Using your logic, you could come to the conclusion that some people were scared away from visiting the park by the reintroduction of wolves.
The people who post on this forum are not in any way representative of the average tourist who visits Yellowstone. Just read the Yellowstone forum on Trip Advisor if you have any doubt about that.
There are perhaps 100 people who actively participate in these discussions over the course of a year - compared to 3,394,326 recreational visitors to Yellowstone listed for 2011 on the NPS web site. Many (or at least the most vocal) on here have very specific interests in the park - wolves, elk, bears, photography, etc. rather than being what I consider "generalists" - people who enjoy the full range of what Yellowstone has to offer on each visit.
I know you all want to push for your own agenda on here but sometimes it goes way beyond fuzzy logic.
To state that the reintroduction of wolves into the park is responsible for a major increase in visitation to the park is not supported by either the numbers or the reality of the typical Yellowstone visitors, who make up the vast majority of the numbers we are throwing around in this discussion.
AZTA wrote:buffalogirl, there would be no predators, and therefore no drama, without the prey species as well.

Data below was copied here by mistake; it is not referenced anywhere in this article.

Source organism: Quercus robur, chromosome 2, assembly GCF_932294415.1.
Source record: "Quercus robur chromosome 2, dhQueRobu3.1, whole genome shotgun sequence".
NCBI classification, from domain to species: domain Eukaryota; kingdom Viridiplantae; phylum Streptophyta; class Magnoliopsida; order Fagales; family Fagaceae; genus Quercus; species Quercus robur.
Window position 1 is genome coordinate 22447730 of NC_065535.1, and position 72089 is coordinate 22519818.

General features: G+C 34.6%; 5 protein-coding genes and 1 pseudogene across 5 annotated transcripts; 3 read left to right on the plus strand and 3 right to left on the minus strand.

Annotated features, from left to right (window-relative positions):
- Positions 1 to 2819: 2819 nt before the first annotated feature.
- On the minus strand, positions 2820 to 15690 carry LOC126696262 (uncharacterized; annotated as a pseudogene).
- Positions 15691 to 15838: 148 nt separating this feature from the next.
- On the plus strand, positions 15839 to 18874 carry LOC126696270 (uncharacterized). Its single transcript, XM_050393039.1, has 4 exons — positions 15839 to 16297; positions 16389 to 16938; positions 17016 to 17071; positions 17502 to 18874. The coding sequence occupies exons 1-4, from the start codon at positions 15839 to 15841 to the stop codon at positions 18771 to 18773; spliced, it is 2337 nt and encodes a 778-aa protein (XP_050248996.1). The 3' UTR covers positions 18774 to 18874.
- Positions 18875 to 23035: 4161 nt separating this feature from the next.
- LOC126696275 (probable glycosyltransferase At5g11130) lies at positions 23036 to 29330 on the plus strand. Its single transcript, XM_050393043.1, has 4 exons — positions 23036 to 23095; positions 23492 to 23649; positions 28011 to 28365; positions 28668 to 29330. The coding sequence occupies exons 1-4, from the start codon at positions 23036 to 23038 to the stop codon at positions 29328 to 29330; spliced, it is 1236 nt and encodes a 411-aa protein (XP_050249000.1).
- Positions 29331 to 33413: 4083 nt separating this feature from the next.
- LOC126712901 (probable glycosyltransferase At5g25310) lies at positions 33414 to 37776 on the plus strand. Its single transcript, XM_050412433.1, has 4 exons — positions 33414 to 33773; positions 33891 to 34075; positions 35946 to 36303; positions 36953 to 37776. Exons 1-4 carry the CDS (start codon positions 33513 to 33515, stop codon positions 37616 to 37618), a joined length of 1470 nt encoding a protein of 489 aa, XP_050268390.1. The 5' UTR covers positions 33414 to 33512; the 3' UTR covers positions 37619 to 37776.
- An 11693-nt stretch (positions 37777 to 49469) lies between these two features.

buffalogirl, there would be no predators, and therefore no drama, without the prey species as well.
Steve wrote:wolves introduced in 1995
1995 to 2004 the park averaged 2.93 million visitors per year, an increase of 24%
2005 to 2011 the park averaged 3.11 million visitors
samparks23 wrote:The fact of the matter is that there is a sizable group of Yellowstone's visitors that likely would not be there if it weren't for wolves, people who spend money at the local hotels, restaurants, gas stations, stores, etc. I, myself, would not spend a month and a couple thousand bucks in Gardiner each winter if it weren't for wolves. There are plenty of people just like me that would not make winter trips to YNP for wildlife photography if it weren't for wolves. This is even more true of the wolf-watchers. Just ask the people who own lodging establishments in Gardiner and Silver Gate/Cooke City what wolves have done for them, especially during the formerly slow time of year; the winter. This economic benefit should not be overlooked or understated.